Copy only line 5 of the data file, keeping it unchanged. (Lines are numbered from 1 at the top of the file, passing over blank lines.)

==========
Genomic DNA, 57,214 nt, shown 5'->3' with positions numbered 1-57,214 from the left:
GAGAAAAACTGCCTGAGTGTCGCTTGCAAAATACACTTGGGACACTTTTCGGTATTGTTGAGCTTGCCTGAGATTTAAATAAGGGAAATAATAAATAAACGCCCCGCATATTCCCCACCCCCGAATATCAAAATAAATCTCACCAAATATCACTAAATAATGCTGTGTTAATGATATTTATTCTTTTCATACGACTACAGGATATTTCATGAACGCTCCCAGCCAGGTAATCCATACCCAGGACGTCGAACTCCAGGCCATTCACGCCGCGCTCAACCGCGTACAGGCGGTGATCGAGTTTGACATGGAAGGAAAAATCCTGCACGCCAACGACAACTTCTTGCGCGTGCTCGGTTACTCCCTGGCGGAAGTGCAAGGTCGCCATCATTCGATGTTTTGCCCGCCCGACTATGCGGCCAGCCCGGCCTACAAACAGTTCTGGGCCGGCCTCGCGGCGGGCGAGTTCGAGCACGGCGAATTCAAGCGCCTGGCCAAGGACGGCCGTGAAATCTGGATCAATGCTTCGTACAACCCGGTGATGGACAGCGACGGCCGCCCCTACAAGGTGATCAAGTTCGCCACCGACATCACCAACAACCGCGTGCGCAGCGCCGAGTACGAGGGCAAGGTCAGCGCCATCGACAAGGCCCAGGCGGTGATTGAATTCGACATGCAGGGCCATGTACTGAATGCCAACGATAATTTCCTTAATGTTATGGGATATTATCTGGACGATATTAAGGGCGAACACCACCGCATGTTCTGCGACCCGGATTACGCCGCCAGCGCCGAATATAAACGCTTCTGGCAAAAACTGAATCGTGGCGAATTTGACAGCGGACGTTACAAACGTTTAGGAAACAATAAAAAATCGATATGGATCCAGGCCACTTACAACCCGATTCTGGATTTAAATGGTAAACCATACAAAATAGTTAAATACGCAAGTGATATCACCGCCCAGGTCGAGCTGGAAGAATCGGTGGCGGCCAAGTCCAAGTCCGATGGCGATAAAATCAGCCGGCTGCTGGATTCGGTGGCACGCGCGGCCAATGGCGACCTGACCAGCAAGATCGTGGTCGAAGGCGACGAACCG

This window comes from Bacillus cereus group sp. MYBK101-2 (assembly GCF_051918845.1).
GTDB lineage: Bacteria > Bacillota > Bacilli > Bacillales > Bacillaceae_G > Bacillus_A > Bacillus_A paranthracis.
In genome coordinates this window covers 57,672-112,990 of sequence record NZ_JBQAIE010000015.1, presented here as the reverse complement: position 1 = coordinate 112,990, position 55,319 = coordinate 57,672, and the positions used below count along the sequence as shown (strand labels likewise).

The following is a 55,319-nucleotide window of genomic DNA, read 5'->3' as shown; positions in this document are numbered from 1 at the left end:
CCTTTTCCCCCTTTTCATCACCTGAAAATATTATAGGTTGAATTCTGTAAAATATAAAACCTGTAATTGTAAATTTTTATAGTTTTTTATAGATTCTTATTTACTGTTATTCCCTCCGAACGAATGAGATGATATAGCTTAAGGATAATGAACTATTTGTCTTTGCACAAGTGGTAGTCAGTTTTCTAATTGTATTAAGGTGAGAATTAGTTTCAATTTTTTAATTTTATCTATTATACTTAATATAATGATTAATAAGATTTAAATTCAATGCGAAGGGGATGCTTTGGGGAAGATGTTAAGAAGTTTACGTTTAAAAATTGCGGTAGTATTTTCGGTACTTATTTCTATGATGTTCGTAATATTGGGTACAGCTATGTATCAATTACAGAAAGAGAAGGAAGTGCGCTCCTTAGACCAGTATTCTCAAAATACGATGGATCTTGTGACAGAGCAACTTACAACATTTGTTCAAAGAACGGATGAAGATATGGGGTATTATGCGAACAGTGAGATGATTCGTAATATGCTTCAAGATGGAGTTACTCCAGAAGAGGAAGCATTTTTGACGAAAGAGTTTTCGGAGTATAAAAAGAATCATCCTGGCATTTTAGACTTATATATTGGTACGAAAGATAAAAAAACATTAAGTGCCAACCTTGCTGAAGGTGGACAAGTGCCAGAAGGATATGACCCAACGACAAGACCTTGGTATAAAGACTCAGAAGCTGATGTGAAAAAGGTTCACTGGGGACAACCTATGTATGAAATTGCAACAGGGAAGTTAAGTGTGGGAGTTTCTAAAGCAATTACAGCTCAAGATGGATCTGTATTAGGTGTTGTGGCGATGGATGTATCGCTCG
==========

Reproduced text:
In genome coordinates this window covers 57,672-112,990 of sequence record NZ_JBQAIE010000015.1, presented here as the reverse complement: position 1 = coordinate 112,990, position 55,319 = coordinate 57,672, and the positions used below count along the sequence as shown (strand labels likewise).